Tennis elbow is a condition that affects the elbow which can be quite painful. It’s also known as lateral epicondylitis and can affect individuals other than tennis players. It’s common in people who perform repetitive motion with their elbows, such as golfers, painters, carpenters and others individuals who use their arms.
Tennis elbow occurs when the tendon along the outside of the elbow moves unnaturally, causing inflammation and irritation. One way to help prevent the tendon from moving out of place is by wearing tennis elbow braces. They apply gentle compression on the elbow to give it extra support and alleviates the pain.
Check with your doctor if you think you may have tennis elbow or are experiencing pain in your elbows. You can also learn more about tennis elbow with one of the following links:
Finding the right size knee brace is very important when selecting a knee brace. Improper size can lead to poor protection or discomfort when wearing a knee brace. That’s why we’ve created detailed instructions on each of our knee brace product pages to help you get the right size DonJoy knee brace. You can also watch this video below to learn how to measure for your DonJoy knee brace:
We offer DonJoy knee braces in the following sizes:
A couple days ago we posted about biking knee braces and knee injuries. Another part of the body that can be affected by biking and cycling are the foot and ankle. Foot and ankle injuries are quite prevalent in cycling. Here are some of the most common:
Plantar Fasciitis – Heel and foot pain while biking is generally caused by plantar fasciitis. The band of tissue that connects your heel to the front of your foot is called the plantar fascia. When this area becomes inflamed or irritated, this causes pain. The repeated pressure from pedaling can aggravate the tendons in the foot, causing plantar fasciitis.
Achilles Tendonitis – The Achilles tendon connects the heel bone to your calf muscles and is used as we pedal a bicycle. When the Achilles tendon becomes inflamed, this is known as Achilles tendonitis. This causes heel pain that starts slowly and may gradually get worse over time, especially if the patient ignores the initial pain.
Arch Pain – Large amounts of stress on the arch of the foot can occur when pedaling improperly. It may also be caused by poor or worn out footwear. Arch pain may also be caused by plantar fasciitis and can continue to worsen if the injury is not given enough time to rest.
These are just some of the issues that can affect the ankle from cycling. For those who bike competitively, these conditions may be even more prevalent. Wearing biking and cycling braces and supports may help reduce your chances of these ankle injuries so you can stay healthier, longer. Speak with your doctor today about wearing an ankle brace for your situation, and check out our biking braces today!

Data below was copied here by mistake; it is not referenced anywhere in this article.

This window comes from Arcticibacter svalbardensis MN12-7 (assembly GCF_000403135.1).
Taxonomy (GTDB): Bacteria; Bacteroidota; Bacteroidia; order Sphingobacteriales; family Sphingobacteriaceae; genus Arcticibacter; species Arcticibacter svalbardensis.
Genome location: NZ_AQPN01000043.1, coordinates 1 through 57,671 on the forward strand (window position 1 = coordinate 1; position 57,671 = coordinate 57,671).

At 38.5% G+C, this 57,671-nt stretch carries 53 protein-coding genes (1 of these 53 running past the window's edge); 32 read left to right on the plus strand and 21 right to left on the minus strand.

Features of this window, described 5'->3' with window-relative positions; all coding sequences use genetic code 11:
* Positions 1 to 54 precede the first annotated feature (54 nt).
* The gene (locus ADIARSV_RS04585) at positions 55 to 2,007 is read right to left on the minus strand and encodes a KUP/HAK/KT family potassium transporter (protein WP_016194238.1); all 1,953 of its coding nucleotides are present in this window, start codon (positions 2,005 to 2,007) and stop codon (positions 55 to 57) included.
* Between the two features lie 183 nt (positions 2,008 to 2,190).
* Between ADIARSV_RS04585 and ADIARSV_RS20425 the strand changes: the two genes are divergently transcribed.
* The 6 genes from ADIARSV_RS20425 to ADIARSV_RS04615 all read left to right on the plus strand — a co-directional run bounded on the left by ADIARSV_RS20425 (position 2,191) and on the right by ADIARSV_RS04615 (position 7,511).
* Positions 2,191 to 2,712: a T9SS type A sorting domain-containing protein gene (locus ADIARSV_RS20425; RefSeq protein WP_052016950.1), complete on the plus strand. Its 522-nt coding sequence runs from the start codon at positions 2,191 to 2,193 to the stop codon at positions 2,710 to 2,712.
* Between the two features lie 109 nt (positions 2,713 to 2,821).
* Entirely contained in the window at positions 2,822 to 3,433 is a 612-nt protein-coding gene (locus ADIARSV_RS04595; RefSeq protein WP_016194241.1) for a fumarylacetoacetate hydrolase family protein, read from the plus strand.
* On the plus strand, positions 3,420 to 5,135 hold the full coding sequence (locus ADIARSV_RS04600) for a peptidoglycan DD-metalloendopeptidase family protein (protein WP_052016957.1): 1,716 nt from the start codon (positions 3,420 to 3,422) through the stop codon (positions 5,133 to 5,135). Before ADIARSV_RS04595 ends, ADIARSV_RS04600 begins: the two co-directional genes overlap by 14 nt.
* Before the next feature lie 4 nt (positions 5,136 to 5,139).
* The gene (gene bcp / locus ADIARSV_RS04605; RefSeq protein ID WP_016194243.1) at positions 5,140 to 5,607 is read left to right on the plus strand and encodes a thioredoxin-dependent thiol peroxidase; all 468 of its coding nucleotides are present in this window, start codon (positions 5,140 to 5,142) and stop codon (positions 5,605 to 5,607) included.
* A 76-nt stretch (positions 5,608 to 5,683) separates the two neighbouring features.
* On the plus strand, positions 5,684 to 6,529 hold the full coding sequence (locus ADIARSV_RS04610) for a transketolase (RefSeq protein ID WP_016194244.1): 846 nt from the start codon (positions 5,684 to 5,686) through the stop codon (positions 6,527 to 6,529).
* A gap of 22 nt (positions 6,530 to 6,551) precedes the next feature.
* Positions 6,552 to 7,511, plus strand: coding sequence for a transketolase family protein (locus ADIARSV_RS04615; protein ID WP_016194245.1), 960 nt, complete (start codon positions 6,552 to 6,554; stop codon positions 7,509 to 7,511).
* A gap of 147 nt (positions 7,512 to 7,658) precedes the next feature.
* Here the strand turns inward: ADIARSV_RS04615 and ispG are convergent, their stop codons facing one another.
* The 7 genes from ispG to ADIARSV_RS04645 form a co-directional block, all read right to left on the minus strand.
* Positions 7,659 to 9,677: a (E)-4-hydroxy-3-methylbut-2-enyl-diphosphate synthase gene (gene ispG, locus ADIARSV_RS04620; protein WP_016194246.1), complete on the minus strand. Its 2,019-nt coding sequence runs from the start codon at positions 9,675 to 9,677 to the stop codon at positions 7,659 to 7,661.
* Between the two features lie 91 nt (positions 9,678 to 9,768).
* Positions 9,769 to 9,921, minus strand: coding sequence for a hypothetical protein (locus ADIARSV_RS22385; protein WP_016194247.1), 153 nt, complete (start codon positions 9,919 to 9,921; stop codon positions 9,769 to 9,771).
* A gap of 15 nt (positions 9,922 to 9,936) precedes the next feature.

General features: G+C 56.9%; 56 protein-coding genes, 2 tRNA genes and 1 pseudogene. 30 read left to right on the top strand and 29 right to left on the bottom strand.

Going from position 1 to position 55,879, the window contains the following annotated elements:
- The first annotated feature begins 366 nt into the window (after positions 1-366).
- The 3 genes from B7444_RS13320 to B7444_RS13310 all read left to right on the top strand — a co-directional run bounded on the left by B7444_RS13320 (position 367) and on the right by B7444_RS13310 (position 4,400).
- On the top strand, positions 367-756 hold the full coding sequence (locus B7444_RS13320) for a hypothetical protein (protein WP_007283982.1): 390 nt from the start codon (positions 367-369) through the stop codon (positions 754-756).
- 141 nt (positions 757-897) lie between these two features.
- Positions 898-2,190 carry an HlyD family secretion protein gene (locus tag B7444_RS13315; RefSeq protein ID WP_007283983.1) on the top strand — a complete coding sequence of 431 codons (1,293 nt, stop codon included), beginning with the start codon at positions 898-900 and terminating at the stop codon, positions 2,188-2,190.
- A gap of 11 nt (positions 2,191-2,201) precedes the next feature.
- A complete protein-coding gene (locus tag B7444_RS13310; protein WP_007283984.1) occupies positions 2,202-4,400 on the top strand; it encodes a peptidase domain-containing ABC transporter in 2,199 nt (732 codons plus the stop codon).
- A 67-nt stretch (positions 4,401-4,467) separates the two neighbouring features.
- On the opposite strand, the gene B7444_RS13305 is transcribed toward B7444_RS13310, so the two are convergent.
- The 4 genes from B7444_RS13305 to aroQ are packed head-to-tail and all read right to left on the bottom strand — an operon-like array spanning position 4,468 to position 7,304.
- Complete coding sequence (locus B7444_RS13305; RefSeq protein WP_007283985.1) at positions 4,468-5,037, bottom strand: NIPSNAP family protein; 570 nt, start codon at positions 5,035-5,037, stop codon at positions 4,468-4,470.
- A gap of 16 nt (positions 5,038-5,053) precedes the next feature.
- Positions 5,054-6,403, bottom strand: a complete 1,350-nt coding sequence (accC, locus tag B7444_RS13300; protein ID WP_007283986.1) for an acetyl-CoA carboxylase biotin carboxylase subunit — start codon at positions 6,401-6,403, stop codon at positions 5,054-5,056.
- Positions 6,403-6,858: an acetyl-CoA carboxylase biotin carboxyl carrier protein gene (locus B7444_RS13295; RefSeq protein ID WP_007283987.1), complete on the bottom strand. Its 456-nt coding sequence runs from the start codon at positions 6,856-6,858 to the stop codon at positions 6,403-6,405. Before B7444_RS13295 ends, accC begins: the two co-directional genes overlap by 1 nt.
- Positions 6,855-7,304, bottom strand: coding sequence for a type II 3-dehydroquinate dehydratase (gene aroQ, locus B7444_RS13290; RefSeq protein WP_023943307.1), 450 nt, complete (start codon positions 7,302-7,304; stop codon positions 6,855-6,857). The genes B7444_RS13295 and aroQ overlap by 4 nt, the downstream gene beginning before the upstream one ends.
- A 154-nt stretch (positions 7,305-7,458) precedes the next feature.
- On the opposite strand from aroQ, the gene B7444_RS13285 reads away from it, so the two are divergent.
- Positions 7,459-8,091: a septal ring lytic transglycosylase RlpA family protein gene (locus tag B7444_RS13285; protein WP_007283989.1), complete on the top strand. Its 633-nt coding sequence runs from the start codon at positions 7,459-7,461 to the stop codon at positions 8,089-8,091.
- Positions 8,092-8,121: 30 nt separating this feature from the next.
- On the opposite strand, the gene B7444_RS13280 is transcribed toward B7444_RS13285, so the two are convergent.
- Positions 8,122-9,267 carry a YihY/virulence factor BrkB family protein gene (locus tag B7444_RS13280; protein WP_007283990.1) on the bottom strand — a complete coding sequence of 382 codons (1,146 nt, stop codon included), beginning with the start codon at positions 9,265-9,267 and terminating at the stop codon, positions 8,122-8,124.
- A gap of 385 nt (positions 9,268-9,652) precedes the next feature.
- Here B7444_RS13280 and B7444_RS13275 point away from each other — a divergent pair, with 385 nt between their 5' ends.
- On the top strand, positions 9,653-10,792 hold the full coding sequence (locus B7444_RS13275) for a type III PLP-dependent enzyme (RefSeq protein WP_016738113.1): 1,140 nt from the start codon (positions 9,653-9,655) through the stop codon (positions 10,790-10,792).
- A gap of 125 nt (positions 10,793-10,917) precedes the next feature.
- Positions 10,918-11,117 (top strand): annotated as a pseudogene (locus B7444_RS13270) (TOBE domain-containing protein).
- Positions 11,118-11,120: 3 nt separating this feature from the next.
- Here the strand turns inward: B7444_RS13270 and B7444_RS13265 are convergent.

Biking is an activity that is enjoyed by people of all ages. It’s low-impact on the knees and people do it both recreationally and professionally. In fact, cycling has less impact on the knees than running or jogging. However, biking can still cause injuries. Here are some of the common knee injuries from biking and cycling:
Runner’s Knee – Contrary to what its name may suggest, runner’s knee can occur in cyclists. It’s a type of knee pain around or behind the kneecap that typically occurs due to overuse.
Chondromalacia – This describes the wearing down of the cartilage under the kneecap. Chondromalacia may be caused by a number of different issues, though the leading one is poor kneecap alignment. It can be the source of pain and inflammation and is the most common cause of chronic knee pain.
Iliotibial Band Syndrome – Also known as ITBS, Iliotibial Band Syndrome is when the mass of tissue that connects your quads and other thigh muscles to the knee becomes irritated, leading to pain.
These are just a handful of the issues that can affect the knee from biking. For competitive cyclists, these conditions may be especially common. Wearing biking and cycling braces and supports can help minimize the onset of these injuries and can help reduce or even completely eliminate knee pain. Speak with your doctor about wearing a knee brace for your situation, and check out our biking braces today!
Holly B. is an active professional in her late twenties who spends her free time playing recreational flag football and league basketball. She shares her experience with us as she explores the world of sports.
Ever since my own knee injury I’ve been much more aware of how our actions affect our joints. I have several friends who are military veterans. One friend in particular spent time in advanced training jumping out of airplanes. The long-term effects of the forceful impact on his legs when hitting the ground (combined with years of football and other sports) have left him with residual pain in his knees. The pain became almost intolerable when he set out on his evening jogs.
After all the research I had done for my own knee, I suggested that he ask his doctor if wearing a knee strap may help with his knee pain. His doctor gave him the green light to wear a knee brace, so I recommended that he try out the DonJoy Cross Strap. It’s a knee strap that’s designed to add gentle compression around the patellar tendon and minimize unnatural movement in the knee.
I recently checked in with my friend and he said that with the DonJoy Cross Strap he has no knee pain when running. He said that it feels like it holds everything in place and that it’s boosted his confidence as a runner as well. Wow! It makes me feel great to know that I was able to help him out.
If you experience knee pain when running, check with your doctor to see if a knee strap is right for you. It could reduce or even eliminate discomfort when running!